Splendid isolation: ”We’re not in the euro and I’m glad we’re not in the euro,” British Prime Minister David Cameron said after European Union talks ended without an agreement. Photo: AP
Prime Minister David Cameron vetoed treaty change that did not offer Britain special protections, including an exemption from any planned tax on financial transactions.
The UK’s financial services industry contributes 10 per cent of the nation’s GDP and brings more than £53 billion ($A81 billion) into tax coffers.
After 11 hours of heated talks through Thursday night, Mr Cameron told reporters: ”Without those safeguards it is better not to have a treaty within [the Lisbon] treaty but have [other] countries make their arrangements separately. It was a tough decision but a right one.”
French President Nicolas Sarkozy said the request for a British exemption from a financial transactions tax was the sticking point: ”We could not accept this, as at least part of the problems [faced by Europe] came from this sector.”
The Financial Times reported that several diplomats said Mr Cameron emerged from negotiations deeply wounded, getting no trade-off for British interests and angering fellow leaders.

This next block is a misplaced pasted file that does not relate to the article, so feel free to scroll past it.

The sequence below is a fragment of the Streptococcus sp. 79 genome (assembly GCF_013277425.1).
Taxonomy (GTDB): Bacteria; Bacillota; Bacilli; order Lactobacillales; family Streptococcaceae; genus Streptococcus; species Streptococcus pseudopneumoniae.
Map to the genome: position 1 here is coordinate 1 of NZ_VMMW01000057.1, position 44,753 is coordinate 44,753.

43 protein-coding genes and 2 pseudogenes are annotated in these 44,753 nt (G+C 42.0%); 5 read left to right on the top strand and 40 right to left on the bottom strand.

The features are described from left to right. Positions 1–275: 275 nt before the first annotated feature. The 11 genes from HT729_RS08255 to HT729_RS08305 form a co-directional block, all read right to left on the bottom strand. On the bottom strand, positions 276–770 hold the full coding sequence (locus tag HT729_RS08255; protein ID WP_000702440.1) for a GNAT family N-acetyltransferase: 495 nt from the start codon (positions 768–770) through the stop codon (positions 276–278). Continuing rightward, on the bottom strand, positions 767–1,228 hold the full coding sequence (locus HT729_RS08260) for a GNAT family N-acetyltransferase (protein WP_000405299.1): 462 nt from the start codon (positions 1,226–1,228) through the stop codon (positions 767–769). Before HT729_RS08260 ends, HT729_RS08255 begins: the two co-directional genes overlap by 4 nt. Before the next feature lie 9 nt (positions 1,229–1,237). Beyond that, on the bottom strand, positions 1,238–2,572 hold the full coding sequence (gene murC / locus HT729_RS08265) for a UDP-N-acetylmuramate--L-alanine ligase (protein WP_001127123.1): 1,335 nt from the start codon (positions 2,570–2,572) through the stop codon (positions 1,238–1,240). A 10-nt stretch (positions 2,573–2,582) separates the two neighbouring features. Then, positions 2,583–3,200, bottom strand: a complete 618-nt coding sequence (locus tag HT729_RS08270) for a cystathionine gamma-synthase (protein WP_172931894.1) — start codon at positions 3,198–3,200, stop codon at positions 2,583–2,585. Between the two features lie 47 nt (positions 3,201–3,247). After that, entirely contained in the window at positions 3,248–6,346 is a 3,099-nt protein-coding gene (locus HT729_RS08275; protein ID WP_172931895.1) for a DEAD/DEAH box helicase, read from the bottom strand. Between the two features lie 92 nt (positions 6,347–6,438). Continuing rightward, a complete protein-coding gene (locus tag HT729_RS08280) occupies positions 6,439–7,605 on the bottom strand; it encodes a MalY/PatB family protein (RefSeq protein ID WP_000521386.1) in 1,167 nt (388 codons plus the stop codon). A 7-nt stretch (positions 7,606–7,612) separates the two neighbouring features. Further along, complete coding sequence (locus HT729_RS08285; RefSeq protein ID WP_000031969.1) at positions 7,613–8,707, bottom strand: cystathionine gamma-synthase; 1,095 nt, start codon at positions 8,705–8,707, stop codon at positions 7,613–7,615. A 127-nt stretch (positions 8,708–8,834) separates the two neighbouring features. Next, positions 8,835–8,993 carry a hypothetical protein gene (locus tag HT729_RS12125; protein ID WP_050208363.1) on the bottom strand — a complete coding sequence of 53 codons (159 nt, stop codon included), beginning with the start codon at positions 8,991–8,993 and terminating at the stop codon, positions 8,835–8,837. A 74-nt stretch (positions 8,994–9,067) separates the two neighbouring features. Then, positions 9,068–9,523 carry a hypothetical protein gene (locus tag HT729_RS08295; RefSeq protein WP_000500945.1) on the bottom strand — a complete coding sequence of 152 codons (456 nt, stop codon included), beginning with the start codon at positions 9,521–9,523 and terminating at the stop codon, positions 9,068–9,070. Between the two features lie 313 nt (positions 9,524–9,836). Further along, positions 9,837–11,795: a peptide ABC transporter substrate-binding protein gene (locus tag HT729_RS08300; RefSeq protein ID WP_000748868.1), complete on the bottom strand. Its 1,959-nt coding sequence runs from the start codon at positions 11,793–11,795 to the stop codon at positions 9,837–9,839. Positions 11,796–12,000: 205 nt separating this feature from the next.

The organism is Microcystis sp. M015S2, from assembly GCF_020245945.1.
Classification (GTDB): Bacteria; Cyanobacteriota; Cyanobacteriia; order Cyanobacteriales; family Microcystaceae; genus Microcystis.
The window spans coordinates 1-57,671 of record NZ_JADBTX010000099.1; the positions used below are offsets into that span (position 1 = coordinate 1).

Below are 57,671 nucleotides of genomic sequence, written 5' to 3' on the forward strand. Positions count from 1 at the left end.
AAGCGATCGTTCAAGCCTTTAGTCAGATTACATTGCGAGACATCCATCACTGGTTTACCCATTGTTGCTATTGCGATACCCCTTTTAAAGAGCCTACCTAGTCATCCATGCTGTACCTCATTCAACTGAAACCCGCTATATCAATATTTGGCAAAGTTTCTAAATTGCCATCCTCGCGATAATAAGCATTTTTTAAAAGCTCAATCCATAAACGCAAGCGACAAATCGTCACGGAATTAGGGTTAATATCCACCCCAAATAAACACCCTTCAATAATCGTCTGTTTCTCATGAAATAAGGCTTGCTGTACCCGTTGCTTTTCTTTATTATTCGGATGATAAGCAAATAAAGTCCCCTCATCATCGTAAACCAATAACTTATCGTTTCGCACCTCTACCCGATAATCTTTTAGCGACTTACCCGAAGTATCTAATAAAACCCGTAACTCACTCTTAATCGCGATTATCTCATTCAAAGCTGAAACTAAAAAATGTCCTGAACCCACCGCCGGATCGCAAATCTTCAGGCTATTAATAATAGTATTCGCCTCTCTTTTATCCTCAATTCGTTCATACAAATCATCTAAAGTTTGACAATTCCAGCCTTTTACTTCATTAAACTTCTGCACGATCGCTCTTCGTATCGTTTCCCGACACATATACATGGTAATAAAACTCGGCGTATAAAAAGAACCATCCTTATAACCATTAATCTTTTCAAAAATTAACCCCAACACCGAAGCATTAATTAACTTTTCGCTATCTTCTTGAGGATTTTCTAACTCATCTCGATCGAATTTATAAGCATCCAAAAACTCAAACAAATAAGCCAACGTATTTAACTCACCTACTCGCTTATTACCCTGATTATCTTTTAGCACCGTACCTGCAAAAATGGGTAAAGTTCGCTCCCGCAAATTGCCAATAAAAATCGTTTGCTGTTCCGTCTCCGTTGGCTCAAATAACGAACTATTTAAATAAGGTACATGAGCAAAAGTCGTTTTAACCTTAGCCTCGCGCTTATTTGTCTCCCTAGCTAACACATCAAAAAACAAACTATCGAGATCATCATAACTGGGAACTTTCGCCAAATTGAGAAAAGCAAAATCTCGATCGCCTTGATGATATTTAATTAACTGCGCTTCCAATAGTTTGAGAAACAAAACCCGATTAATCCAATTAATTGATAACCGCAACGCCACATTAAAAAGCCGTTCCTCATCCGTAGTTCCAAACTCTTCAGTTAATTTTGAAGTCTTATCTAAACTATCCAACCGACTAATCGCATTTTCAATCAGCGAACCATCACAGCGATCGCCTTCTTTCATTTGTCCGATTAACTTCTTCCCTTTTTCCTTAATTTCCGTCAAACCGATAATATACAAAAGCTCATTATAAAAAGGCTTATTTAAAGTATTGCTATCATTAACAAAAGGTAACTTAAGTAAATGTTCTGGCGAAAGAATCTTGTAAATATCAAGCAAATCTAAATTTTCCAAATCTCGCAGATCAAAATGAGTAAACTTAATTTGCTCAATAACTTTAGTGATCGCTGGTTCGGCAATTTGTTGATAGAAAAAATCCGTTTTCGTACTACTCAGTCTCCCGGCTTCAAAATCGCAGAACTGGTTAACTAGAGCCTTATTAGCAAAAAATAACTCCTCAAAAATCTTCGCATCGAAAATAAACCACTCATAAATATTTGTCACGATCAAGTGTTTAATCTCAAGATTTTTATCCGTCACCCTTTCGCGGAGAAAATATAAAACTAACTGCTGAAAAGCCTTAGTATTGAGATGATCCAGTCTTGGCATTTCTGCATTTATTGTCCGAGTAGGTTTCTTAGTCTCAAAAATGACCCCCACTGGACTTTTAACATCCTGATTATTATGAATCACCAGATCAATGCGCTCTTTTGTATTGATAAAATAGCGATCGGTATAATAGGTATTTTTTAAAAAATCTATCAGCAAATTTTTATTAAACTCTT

”This is going to cost the UK dearly,” said one. ”They have antagonised everyone.”
The Czech Republic, Sweden and Hungary are still deciding whether to participate in the new agreement. Hungary has recently applied for ”precautionary financial help” from the EU and the International Monetary Fund.
Asked by the BBC whether the UK would suffer because it was no longer at Europe’s top table, British Foreign Secretary William Hague said Britain still participated in many policies regarding economic growth and foreign issues, ”so it doesn’t leave us outside any club … It doesn’t mean the UK loses its influence over other matters.”
But Britain was not about to agree to any loss of national sovereignty, which would be required by the changes, he said: ”There are very few people in Britain that would want us to take part in that.”
European Council president Herman Van Rompuy announced that the euro area would aim to make another €200 billion ($A261 billion) available to the IMF to help with bailouts, the amount the IMF had predicted would be needed to recapitalise Europe’s banks.
The new fiscal accord would require each country to establish an ”automatic correction mechanism” when budgets stray from strict targets.
The blueprint also foresaw ”more intrusive control” of taxing and spending by governments that overstep the deficit limit of 3 per cent of gross domestic product.
The text of the new intergovernmental treaty should be completed by March, with complex ratifications by national parliaments to follow.